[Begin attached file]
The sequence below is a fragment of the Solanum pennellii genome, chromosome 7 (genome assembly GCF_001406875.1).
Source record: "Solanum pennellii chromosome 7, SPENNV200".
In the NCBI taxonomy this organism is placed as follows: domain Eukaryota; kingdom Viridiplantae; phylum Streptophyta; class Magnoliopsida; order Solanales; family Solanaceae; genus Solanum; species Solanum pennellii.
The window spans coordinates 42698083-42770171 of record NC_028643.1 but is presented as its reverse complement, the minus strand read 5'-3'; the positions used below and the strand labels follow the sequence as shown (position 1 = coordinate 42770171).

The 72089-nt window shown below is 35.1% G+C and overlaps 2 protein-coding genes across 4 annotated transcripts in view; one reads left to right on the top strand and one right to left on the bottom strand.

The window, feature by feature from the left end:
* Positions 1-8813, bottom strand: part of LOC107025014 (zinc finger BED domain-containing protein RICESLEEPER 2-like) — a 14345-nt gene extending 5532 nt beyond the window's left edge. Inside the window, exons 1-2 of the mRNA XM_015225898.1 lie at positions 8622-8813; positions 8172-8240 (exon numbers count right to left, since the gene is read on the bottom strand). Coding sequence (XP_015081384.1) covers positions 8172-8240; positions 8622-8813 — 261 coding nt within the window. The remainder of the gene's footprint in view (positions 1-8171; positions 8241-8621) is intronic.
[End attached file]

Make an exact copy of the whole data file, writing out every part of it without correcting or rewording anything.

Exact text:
The sequence below is a fragment of the Solanum pennellii genome, chromosome 7 (genome assembly GCF_001406875.1).
Source record: "Solanum pennellii chromosome 7, SPENNV200".
In the NCBI taxonomy this organism is placed as follows: domain Eukaryota; kingdom Viridiplantae; phylum Streptophyta; class Magnoliopsida; order Solanales; family Solanaceae; genus Solanum; species Solanum pennellii.
The window spans coordinates 42698083-42770171 of record NC_028643.1 but is presented as its reverse complement, the minus strand read 5'-3'; the positions used below and the strand labels follow the sequence as shown (position 1 = coordinate 42770171).

The 72089-nt window shown below is 35.1% G+C and overlaps 2 protein-coding genes across 4 annotated transcripts in view; one reads left to right on the top strand and one right to left on the bottom strand.

The window, feature by feature from the left end:
* Positions 1-8813, bottom strand: part of LOC107025014 (zinc finger BED domain-containing protein RICESLEEPER 2-like) — a 14345-nt gene extending 5532 nt beyond the window's left edge. Inside the window, exons 1-2 of the mRNA XM_015225898.1 lie at positions 8622-8813; positions 8172-8240 (exon numbers count right to left, since the gene is read on the bottom strand). Coding sequence (XP_015081384.1) covers positions 8172-8240; positions 8622-8813 — 261 coding nt within the window. The remainder of the gene's footprint in view (positions 1-8171; positions 8241-8621) is intronic.